Is it possible to enjoy favorite holiday foods without hurting your health?

Nancy Kuppersmith, nutritionist at the Department of Family and Geriatric Medicine at the University of Louisville, says it is.

“If people decide to savor the food and really enjoy it, they won’t have to eat as much because they’ll actually taste it,” she said.

She said with so many diet fads, some people may begin to feel guilty after eating foods that they feel are off-limits.

“Sometimes people feel like dieting means they have to eat awful tasting food, and I believe that people can maintain their weight and even lose their weight if they eat a wide variety of healthy foods but not eat too much of it,” Kuppersmith said.

She said people shouldn’t feel ashamed about eating food that they may only have on special occasions.

“When a person sits down at the table they should look at what’s there and pick the things that they really want or that they can only get at that time of the year. And instead of eating a lot of those foods, eat a small amount,” she said.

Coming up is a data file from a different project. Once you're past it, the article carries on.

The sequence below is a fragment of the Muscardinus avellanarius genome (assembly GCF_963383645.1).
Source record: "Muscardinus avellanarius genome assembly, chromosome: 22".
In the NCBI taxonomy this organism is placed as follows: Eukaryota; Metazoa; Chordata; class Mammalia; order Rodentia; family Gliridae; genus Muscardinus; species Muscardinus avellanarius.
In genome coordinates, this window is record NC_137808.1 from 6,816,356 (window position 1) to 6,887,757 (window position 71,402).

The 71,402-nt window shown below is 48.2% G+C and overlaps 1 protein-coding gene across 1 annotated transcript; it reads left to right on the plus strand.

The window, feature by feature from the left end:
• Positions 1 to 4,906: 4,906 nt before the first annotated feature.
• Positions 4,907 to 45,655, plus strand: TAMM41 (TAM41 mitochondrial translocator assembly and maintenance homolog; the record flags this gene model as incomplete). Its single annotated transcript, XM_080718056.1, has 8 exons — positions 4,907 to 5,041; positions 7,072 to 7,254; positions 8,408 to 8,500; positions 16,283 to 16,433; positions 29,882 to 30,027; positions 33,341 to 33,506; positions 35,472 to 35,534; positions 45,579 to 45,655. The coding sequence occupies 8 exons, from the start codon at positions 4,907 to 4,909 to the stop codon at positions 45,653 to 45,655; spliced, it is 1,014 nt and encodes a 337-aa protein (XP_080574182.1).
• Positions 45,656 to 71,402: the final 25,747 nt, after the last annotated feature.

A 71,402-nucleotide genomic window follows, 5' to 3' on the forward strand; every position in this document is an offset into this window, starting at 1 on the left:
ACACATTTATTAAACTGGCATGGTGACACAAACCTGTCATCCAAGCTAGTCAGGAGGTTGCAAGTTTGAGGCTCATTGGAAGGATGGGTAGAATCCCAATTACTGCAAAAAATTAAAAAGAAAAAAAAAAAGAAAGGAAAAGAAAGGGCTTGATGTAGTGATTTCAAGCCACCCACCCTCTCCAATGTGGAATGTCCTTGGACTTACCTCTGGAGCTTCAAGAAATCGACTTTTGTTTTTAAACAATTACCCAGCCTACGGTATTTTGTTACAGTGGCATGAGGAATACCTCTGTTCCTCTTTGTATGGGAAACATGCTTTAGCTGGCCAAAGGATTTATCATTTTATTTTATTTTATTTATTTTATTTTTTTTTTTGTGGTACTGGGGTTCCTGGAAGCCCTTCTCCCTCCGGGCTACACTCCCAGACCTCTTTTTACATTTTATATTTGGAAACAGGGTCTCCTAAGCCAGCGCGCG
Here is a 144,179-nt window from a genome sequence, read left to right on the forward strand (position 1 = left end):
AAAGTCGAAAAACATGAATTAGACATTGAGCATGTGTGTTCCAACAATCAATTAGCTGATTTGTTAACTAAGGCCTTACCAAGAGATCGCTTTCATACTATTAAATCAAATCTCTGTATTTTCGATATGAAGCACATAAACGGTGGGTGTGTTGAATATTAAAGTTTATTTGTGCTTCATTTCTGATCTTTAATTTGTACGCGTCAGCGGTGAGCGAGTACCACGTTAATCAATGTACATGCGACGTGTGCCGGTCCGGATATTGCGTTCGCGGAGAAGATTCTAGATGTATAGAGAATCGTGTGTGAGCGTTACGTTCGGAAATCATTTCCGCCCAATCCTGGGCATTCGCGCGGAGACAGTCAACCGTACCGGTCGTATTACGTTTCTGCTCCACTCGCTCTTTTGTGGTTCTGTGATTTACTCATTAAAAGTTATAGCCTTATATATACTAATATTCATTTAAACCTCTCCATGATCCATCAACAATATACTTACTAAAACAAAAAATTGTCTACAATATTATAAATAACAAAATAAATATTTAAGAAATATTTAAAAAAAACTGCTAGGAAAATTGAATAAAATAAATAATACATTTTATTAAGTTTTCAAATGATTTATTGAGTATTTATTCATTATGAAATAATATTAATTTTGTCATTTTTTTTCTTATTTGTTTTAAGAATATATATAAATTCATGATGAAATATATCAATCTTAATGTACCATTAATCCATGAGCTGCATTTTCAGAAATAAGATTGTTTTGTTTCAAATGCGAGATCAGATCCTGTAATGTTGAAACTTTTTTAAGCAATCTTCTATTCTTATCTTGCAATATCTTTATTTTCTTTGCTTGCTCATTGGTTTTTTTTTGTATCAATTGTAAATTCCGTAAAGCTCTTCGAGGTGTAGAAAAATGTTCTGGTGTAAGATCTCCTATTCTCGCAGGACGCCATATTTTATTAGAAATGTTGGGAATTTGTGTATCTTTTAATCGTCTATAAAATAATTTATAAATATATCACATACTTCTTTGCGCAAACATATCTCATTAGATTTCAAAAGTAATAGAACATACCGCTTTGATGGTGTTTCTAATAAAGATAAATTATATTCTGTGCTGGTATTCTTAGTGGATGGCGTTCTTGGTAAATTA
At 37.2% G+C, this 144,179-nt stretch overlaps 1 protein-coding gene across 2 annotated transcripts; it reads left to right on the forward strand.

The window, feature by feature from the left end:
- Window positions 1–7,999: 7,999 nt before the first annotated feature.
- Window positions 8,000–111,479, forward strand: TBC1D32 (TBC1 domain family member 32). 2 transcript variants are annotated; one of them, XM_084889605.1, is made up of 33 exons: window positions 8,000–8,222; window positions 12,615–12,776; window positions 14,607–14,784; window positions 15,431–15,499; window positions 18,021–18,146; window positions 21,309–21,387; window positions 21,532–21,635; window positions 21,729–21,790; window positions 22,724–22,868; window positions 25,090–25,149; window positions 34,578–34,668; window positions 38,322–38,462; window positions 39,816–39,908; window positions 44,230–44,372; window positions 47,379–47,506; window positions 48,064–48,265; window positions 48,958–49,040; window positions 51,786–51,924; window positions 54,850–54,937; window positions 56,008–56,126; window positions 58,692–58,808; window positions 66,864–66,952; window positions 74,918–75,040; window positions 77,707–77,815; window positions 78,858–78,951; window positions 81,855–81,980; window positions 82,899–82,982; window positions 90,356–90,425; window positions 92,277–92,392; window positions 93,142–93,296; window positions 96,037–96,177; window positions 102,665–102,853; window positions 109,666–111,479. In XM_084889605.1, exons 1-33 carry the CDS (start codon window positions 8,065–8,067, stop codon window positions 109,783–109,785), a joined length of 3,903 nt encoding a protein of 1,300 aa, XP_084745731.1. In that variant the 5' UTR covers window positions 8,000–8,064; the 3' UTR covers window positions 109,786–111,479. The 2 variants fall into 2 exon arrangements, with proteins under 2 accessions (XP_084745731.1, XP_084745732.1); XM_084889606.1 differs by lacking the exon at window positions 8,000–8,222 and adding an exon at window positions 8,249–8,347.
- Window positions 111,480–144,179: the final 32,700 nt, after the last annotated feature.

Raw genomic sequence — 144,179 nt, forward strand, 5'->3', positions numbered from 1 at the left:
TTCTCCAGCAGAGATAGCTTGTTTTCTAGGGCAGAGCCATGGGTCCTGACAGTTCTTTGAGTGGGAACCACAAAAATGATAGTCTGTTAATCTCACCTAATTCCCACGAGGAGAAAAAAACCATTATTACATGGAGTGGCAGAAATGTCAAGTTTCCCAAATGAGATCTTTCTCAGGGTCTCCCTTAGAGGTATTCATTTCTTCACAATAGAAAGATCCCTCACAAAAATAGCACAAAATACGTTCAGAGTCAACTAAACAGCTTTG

Kuppersmith suggests eating regular meals throughout the day instead of waiting for the big feast later in the day.

“Don’t starve yourself for the whole day and then expect to not overeat,” she said.

She also said that a person’s body weight and the amount of exercise they get can determine how much they gain and how long the weight will stay on.

“If you put that five pounds on every year and you don’t lose it, pretty soon in just a few years you’ve got five, 10, 20, 30 pounds on you. And it’s the winter time when we’re less active, so it is a more difficult time for people to lose weight,” Kuppersmith said.

Kuppersmith also suggests watching portion sizes and being conscious of sugary drinks that add more calories to a meal.